For now i'm thinking to stick around OpenGL 3.0 since 4.0 and earlier is not that widely adopted as far as i know.     Now this is interesting. You're saying that without sending any kind of geometry to the GPU, the GPU is capable of rendering a terrain based on a heightmap? I'm thinking this would be really fast.   One disadvantage of this seems to me to be the collision detection. Even if i generate the mesh entirely on the GPU, then i'll have to somehow probe some regions of it to test it for collisions. Nonetheless interesting.   I need an approach that could do well on OpenGL 3.0 so there's no tessellation shaders for me. I'll still need to send some geometry to the GPU in order to make this work, it seems to me that the 1 VBO approach can be really slow. (No frustum culling yet, but i expect a 20% - 25% frame rate increase).   I need something that could easily be adapted for spherical terrains.     That means that i need to fetch the geometry out of my octree, test it against the frustum planes, weld it, stitch it, remove the cracks and then upload it to the GPU. That seems a little complicated, but then i'll be able to render everything with one draw call, so it should be fast. Maybe the geometry fetching part could cost my CPU a bunch, but when i think of it again, maybe not that much. And texturing could prove a pain in the neck since by sending everything at once, you'll need to texture everything as a whole, leaving me to find a proper way of distributing different resolution textures across the tiles (we won't have anymore tiles after stitching everything up, isn't it?).   I love this, so many techniques that i can use, all with their pros and cons, i'm not going to get bored this summer folks!   Thank you for your support!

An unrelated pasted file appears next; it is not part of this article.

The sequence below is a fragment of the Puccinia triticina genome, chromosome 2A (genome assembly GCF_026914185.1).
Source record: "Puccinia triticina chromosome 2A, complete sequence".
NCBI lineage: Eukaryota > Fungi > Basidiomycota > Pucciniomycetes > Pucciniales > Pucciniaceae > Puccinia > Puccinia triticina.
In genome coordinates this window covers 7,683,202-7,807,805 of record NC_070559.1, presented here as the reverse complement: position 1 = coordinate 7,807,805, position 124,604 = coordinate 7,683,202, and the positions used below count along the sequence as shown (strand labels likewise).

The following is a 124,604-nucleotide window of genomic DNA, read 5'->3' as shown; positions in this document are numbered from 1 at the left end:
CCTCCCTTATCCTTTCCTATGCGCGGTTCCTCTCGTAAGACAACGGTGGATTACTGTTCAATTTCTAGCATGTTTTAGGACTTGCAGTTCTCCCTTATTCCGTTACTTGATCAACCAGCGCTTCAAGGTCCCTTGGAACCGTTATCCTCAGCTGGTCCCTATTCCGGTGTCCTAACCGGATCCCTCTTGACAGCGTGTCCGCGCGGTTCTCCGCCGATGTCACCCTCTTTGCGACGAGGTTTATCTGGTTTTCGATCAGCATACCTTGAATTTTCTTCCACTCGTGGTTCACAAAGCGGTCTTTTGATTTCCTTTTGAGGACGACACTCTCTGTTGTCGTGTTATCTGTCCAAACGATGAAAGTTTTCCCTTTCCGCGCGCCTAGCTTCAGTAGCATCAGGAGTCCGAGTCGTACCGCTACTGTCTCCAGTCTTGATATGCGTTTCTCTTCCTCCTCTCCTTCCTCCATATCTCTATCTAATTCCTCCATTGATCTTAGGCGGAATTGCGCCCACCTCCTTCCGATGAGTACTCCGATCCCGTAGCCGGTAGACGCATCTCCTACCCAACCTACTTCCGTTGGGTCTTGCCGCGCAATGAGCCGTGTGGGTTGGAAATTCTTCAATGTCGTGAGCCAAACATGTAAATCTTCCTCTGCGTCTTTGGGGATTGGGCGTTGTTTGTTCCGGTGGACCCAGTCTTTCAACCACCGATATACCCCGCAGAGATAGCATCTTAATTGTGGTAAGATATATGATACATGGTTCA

7. Cristian Decu

    Terrain Rendering